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Why Ex-Service Chiefs Can’t Be Investigated — Army

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The Chief of Army Staff, COAS, Lt. Gen. Tukur Buratai, said yesterday that the Army cannot probe ex-service chiefs involved in procurement of weapons for the fight against Boko Haram because they had retired.

Buratai, who disclosed this while defending Army’s budget proposal before the House of Representatives Committee on Army, also lamented that the N160 billion budget approved for the Army by the Ministry of Budget and Planning was grossly inadequate to prosecute the war against insurgency in the North East.

His declaration came as the Army yesterday said it would not reabsorb the 250 soldiers dismissed last week for failing to join their colleagues posted to the North East, gross acts of indiscipline, cowardice and absence without leave.

According to him, all the service chiefs and other senior officers involved in the procurement have so far retired, hence the Army is limited on the extent it could go to investigate the procurement.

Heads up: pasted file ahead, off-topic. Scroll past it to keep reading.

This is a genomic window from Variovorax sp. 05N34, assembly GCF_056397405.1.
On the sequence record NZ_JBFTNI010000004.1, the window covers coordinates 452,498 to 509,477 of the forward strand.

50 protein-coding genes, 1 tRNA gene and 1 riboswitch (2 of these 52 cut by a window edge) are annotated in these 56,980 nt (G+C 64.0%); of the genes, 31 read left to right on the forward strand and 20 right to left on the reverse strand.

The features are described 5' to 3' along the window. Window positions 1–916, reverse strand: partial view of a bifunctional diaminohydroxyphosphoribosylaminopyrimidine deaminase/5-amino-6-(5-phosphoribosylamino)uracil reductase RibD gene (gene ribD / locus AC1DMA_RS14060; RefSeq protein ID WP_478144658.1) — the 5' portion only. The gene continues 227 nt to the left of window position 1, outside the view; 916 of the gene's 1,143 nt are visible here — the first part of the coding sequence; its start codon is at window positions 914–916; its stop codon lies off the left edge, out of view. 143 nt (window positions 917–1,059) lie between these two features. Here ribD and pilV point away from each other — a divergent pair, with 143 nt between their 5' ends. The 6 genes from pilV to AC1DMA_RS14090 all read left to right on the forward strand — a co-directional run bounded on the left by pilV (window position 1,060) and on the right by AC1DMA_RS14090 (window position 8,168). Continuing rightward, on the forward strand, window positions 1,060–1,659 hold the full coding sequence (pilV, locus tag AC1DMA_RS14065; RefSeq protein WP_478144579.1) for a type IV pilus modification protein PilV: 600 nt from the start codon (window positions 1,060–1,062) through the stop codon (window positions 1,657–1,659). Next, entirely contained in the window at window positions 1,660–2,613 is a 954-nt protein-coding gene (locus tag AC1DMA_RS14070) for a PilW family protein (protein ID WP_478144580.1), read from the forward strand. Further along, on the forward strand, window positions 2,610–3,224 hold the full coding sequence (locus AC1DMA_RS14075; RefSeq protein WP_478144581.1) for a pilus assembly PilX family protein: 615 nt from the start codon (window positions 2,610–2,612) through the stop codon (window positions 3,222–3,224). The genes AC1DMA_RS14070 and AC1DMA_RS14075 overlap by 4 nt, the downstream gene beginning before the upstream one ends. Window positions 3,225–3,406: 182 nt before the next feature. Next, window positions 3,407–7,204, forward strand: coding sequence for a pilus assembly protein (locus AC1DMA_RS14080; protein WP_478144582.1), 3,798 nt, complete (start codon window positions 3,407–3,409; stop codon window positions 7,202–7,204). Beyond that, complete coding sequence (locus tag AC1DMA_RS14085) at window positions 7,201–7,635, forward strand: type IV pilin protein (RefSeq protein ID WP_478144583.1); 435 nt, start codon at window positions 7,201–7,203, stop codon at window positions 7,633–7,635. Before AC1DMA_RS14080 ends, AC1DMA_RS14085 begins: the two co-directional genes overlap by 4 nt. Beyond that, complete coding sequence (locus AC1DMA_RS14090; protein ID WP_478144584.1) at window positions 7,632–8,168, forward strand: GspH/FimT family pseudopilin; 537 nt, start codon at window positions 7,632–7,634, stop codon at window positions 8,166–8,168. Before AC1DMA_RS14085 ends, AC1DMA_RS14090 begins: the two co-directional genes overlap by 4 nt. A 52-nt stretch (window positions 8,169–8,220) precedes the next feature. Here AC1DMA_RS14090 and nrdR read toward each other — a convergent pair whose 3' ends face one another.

On Army budget, Buratai said the force had proposed N526 billion for 2016 fiscal year but lamented that only N160 billion was approved.

He pleaded with the committee to assist the force by ensuring that what it had earlier proposed was given so that the Army could carry out all its required assignments, including rehabilitation of barracks and welfare of officers and men of the force.

He said: “The ministry went below what we actually need minimally. This honourable House should assist to ensure that what we proposed is given to us. “The significant drop is not from us but the Budget Office, but we will appreciate your efforts to make it up so that we can function well.

“If we can get N526 billion today, Nigerian army will not be the same again. We will make sure that our barracks are rehabilitated and troops and their families taken care of.”